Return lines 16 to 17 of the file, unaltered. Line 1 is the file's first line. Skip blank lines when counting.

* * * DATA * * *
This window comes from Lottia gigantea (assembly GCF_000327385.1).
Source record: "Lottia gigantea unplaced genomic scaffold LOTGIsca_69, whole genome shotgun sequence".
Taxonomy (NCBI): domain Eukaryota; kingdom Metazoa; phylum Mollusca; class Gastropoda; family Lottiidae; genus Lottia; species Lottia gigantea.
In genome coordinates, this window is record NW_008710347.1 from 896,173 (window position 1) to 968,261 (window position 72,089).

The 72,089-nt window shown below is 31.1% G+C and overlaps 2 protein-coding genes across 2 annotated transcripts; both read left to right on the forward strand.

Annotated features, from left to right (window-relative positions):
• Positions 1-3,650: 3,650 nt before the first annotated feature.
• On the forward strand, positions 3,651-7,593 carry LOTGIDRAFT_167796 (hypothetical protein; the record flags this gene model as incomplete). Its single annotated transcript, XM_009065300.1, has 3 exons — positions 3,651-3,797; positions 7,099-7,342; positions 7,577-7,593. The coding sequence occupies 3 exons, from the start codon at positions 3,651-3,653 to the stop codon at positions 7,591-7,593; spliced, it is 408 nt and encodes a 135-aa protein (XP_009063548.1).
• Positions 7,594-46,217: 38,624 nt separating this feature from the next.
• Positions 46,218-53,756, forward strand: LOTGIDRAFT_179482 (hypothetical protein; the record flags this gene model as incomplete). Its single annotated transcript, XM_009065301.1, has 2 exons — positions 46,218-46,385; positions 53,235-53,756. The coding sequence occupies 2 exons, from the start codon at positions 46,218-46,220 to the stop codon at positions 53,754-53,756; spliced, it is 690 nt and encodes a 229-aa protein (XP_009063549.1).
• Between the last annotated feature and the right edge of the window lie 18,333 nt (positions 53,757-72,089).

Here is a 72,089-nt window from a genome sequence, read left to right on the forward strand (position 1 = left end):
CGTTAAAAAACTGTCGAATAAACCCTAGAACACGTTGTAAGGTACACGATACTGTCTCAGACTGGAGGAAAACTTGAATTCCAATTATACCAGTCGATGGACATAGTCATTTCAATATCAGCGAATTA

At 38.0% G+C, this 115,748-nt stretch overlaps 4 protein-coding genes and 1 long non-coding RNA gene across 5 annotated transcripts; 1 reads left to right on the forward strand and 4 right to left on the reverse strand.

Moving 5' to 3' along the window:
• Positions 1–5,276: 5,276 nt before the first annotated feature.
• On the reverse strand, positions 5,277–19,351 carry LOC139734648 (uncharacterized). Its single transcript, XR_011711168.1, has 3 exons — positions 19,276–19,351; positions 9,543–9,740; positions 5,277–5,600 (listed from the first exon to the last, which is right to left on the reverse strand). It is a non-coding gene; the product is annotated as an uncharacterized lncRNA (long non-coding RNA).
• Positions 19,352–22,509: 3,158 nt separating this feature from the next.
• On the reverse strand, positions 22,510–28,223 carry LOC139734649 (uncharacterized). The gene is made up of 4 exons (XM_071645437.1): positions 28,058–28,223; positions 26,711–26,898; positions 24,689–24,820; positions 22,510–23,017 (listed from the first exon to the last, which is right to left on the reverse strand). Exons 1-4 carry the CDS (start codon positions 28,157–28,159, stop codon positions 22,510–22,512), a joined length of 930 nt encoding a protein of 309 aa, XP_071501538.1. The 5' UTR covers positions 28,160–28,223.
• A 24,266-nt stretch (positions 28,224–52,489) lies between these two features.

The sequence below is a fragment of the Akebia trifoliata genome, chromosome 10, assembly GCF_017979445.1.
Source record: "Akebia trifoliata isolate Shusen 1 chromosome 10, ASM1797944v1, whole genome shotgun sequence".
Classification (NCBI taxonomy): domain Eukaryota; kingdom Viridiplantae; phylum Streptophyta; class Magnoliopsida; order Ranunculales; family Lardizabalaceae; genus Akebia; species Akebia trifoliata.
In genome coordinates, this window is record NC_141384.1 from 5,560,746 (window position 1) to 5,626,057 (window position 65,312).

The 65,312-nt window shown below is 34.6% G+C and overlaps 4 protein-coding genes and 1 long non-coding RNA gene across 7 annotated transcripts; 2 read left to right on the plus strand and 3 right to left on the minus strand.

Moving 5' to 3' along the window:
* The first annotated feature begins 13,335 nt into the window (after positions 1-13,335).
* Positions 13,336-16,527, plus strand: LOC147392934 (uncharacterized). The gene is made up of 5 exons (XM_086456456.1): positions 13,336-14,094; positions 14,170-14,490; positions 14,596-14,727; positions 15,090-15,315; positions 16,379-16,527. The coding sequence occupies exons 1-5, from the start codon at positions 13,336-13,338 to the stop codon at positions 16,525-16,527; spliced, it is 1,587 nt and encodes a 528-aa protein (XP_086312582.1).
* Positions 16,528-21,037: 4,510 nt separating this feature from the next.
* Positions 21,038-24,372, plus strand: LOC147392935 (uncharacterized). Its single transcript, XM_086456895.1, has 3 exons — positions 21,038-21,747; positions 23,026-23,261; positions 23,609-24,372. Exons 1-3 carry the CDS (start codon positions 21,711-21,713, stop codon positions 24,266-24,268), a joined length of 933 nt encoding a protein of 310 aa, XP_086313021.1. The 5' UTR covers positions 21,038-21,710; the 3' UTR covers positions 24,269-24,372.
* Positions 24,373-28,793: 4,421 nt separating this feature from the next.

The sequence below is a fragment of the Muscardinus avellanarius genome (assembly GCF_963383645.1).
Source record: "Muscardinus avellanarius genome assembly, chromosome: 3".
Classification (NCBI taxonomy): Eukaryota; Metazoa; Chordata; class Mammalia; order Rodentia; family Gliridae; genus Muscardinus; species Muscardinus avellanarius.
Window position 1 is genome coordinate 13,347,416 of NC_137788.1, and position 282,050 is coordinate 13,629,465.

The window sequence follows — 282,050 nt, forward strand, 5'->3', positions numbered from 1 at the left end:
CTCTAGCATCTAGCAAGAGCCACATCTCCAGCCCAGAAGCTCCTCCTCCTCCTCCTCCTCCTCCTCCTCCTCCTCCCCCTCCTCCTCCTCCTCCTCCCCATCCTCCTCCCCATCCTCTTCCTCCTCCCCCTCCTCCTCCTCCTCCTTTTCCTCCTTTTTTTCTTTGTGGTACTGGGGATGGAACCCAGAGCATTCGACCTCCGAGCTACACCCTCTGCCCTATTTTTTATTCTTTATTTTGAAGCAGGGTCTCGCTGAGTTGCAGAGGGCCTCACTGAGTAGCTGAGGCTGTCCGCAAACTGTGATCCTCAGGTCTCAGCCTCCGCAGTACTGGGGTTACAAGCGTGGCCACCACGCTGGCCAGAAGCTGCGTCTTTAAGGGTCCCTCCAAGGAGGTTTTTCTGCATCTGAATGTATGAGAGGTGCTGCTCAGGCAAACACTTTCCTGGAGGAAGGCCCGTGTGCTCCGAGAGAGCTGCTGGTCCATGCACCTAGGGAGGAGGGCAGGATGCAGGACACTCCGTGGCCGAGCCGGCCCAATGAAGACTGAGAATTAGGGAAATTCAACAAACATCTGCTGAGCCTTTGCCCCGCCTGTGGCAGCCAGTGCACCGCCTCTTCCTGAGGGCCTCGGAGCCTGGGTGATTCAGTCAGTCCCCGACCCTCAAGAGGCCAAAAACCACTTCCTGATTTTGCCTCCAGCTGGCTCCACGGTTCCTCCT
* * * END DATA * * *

• Positions 1–5,276: 5,276 nt before the first annotated feature.
• On the reverse strand, positions 5,277–19,351 carry LOC139734648 (uncharacterized). Its single transcript, XR_011711168.1, has 3 exons — positions 19,276–19,351; positions 9,543–9,740; positions 5,277–5,600 (listed from the first exon to the last, which is right to left on the reverse strand). It is a non-coding gene; the product is annotated as an uncharacterized lncRNA (long non-coding RNA).